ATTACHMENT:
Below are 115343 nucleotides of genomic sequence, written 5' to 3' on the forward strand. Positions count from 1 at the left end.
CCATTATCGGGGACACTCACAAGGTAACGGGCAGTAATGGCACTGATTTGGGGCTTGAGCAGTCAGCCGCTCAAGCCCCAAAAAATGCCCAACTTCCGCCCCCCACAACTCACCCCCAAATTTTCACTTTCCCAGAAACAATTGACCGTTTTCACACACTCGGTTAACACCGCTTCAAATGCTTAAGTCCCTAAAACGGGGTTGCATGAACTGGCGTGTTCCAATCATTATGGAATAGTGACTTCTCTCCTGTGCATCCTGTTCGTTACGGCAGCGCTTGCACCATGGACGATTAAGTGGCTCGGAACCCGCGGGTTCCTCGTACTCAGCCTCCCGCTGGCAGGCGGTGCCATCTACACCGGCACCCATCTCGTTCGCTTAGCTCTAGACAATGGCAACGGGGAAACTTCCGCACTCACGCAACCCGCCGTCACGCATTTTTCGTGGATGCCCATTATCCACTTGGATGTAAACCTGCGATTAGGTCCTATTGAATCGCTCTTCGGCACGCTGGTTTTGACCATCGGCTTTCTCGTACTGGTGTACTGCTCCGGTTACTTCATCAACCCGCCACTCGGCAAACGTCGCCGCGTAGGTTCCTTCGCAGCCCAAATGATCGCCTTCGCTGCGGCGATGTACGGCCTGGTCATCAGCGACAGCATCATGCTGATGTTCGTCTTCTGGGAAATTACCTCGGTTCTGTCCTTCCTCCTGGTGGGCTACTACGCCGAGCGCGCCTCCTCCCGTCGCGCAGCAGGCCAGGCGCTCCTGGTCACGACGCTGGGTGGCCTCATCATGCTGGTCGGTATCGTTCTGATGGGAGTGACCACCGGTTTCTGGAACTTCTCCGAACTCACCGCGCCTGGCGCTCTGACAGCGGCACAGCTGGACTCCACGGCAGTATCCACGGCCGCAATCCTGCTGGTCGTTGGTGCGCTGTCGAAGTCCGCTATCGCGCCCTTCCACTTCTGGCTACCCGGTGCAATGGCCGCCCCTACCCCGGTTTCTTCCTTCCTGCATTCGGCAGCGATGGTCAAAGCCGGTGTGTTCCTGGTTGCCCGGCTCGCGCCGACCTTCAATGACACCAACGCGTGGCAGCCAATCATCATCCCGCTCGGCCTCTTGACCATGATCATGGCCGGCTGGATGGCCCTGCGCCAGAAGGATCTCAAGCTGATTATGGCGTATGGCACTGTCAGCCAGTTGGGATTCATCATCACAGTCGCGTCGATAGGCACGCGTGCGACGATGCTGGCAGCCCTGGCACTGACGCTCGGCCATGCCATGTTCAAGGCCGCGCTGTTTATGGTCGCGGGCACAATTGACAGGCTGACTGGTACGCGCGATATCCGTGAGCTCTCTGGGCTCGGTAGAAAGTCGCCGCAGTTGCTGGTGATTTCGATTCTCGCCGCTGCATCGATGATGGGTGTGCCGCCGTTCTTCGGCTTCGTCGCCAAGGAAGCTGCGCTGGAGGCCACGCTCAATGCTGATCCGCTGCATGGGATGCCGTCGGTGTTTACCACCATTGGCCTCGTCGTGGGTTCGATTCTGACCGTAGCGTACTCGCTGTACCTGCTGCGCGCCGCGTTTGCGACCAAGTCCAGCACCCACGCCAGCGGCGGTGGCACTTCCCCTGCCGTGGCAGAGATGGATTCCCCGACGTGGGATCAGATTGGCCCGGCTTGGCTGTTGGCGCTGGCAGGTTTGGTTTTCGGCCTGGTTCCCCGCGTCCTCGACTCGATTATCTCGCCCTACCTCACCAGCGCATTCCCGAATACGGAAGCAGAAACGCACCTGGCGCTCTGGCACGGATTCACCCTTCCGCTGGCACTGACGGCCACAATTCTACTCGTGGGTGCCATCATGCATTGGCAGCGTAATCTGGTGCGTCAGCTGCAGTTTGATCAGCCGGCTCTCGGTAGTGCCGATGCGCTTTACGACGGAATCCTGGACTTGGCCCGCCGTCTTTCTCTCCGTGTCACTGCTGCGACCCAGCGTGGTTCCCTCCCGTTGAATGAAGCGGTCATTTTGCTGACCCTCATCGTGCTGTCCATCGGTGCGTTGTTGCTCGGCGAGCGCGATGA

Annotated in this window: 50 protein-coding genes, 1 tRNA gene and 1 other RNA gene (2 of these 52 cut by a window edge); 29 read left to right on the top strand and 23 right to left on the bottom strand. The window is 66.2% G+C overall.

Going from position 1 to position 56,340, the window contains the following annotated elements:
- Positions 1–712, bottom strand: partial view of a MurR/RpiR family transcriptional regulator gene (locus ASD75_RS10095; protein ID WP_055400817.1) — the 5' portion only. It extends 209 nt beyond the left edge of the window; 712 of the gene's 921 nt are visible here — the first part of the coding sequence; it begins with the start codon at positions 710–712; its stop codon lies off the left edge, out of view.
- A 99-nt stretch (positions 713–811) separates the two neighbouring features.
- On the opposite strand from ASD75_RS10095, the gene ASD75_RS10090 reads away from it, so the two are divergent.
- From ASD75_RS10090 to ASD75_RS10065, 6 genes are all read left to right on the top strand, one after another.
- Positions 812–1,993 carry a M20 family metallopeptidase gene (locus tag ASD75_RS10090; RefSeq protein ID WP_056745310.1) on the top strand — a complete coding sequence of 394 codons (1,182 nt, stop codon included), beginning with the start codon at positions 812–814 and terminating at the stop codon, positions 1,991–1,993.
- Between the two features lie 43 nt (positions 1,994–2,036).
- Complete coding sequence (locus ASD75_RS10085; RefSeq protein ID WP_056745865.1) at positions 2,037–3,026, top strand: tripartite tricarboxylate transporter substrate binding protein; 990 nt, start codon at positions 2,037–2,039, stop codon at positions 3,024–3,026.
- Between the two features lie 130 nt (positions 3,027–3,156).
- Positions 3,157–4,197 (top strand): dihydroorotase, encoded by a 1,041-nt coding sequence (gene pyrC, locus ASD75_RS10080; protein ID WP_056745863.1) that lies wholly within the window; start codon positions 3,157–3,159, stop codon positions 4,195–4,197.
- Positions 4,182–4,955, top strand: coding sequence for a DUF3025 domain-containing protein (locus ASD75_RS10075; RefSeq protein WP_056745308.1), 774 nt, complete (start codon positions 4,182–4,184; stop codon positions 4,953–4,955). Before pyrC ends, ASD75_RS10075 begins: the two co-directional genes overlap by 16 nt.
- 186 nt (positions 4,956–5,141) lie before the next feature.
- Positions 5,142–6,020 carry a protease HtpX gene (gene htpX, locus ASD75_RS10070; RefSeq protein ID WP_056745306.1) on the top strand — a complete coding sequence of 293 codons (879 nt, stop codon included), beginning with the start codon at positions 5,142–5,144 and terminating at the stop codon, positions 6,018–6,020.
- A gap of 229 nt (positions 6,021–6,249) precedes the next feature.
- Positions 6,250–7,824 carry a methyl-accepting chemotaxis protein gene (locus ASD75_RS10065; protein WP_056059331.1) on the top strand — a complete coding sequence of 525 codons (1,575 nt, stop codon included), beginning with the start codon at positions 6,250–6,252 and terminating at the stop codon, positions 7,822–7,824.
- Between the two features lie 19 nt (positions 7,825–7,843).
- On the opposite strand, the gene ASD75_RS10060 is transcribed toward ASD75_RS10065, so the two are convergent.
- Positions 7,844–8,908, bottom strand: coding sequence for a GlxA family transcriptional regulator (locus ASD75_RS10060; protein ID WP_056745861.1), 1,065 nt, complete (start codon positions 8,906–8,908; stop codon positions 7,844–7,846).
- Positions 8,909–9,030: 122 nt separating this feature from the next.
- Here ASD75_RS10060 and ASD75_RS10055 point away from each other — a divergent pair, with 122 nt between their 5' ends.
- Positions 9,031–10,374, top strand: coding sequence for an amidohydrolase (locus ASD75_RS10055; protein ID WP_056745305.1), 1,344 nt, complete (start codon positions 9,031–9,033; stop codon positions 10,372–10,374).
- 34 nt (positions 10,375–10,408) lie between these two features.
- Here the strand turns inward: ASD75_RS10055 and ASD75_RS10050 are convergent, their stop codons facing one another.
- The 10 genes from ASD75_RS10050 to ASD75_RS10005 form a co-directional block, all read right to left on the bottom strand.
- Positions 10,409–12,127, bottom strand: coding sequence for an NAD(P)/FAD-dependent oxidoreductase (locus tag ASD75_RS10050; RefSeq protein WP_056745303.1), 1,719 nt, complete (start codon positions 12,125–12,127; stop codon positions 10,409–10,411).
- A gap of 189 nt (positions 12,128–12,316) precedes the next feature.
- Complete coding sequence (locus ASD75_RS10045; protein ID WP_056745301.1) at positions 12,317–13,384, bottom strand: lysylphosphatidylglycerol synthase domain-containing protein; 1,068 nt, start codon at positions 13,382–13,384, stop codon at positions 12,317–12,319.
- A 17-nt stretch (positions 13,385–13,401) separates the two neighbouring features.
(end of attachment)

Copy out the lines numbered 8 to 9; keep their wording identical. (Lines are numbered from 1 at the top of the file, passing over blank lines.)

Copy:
- From ASD75_RS10090 to ASD75_RS10065, 6 genes are all read left to right on the top strand, one after another.
- Positions 812–1,993 carry a M20 family metallopeptidase gene (locus tag ASD75_RS10090; RefSeq protein ID WP_056745310.1) on the top strand — a complete coding sequence of 394 codons (1,182 nt, stop codon included), beginning with the start codon at positions 812–814 and terminating at the stop codon, positions 1,991–1,993.